- Pedestrians crisscross through heavy traffic due to insufficient overhead bridges
- Govt prefers to rid the capital of encroachments, avoids completing infrastructure projects
ISLAMABAD: Everyday thousands of pedestrians from around the city’s crowded thoroughfares have to cross the Jinnah Avenue, the Blue Area, the Kashmir Highway, the Islamabad Expressway and others on foot or through gaps in the fences erected on both the sides as they crisscross through heavy traffic on the roads due to insufficient number of overhead bridges.
The Islamabad Expressway, a 20-kilometre long highway from Zero Point to Rawat which is all set to be made signal-free at a cost of 22 billion rupees, has overhead bridges for the pedestrians that are both few and far between. Also, majority of the bridges connect the towns and the societies located on both the sides and are used by the traffic. The incidents where the pedestrians have lost lives have become norm.
On September 15, an eight-year-old teenager was killed in a traffic accident as he was crossing the road with his family. Even worst is the situation at the Jinnah Avenue where not a single out of seven bus stations namely the Katchehri Station, PIMS Station, Saudi-Pak Tower Station, 7th Avenue, Shaheed-e-Millat Station, Parade Ground and the Secretariat have overhead bridges for the pedestrians who have to travel to and from one side of the Blue Area to another on foot.
Many opt for broken fences as the Blue Area, being the hub of commercial activity in the capital, is home to hundreds of the government and the private organisations. On the other hand, all the bus stations in Rawalpindi and the IJP Road Station, Pothohar Station, Khyaban-e-Johar, Faiz Ahmed Faiz Station, Kashmir Highway, Chamman and the Ibn-e-Sina Station have overhead bridges since the very inception of the Rawalpindi-Islamabad Metrobus.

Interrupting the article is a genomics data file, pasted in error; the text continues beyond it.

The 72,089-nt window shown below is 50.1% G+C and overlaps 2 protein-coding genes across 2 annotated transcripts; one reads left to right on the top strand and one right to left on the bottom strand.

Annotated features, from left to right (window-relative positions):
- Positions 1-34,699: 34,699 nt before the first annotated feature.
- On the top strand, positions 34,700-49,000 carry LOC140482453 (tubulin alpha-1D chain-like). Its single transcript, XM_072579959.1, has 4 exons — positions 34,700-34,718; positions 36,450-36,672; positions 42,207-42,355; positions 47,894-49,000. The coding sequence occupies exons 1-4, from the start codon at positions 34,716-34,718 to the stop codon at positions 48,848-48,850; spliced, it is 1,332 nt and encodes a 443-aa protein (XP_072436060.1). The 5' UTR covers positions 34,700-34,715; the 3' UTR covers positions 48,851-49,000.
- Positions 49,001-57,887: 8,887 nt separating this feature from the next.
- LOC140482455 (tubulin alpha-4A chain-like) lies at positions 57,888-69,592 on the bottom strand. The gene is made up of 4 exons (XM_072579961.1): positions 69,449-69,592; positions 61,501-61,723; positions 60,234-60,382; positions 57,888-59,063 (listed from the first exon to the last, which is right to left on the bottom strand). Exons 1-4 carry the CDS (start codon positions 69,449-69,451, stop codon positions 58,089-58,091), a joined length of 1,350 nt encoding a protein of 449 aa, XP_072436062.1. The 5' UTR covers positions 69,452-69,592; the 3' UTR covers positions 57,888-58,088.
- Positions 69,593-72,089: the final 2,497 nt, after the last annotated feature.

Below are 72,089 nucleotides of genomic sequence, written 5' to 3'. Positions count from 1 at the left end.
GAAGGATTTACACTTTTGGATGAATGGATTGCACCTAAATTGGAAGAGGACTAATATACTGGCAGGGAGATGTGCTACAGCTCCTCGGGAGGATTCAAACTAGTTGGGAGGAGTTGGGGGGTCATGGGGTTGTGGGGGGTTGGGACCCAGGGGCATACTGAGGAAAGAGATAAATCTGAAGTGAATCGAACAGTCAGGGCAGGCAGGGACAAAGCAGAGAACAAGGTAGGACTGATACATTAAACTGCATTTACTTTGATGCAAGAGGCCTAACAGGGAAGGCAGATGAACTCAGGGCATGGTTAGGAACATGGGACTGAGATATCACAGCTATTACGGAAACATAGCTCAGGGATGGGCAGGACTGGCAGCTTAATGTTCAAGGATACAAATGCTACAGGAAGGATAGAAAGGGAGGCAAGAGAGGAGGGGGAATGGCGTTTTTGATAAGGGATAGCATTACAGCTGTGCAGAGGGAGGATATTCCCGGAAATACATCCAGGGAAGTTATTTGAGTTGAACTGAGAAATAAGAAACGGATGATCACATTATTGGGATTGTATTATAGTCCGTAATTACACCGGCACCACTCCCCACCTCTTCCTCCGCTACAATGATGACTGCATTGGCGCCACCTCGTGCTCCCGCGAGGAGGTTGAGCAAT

The Kashmir Highway that starts from the Islamabad Motorway Interchange and runs through the city has recently seen construction of the Islamabad Metro Bus extension that will connect the Islamabad-Rawalpindi Metro Bus with the Islamabad International Airport. The work on the project is moving at snail’s pace for the past six months as new government has preferred to rid the city of encroachments rather than completing infrastructure projects.
At present, no overhead bridge has been constructed on the seven-kilometre long stretch of the Metro Bus extension and the pedestrians can be seen crossing the road on foot, endangering their lives and limbs. Jinnah Avenue, running across F and G sectors, is the most plied road in the capital. In the absence of the overhead bridges, the pedestrians have no other option but to cross the eight-lanes of the Jinnah Avenue and the Metrobus track to reach the other side.
In the absence of the overhead bridges, the gaps left in the fences of the Metrobus is the only way to reach the other side. The situation is alarming as during the year 2015 alone, eight thousand road accidents in Islamabad involved pedestrians. “I work as an office assistant, my job involves delivering files and running other errands across the Jinnah Avenue many times a day,” said Shahbaz Ahmed, who works in a private media outlet in Blue Area.
He said that the shortest way to the other side was crossing the road and the Metrobus track through gaps in the fences. “It is dangerous due to speeding traffic but what other choice do I have. I request the Capital Development Authority and the senior Metrobus officials to install the overhead bridges on an appropriate distance to facilitate thousands like me,” he said.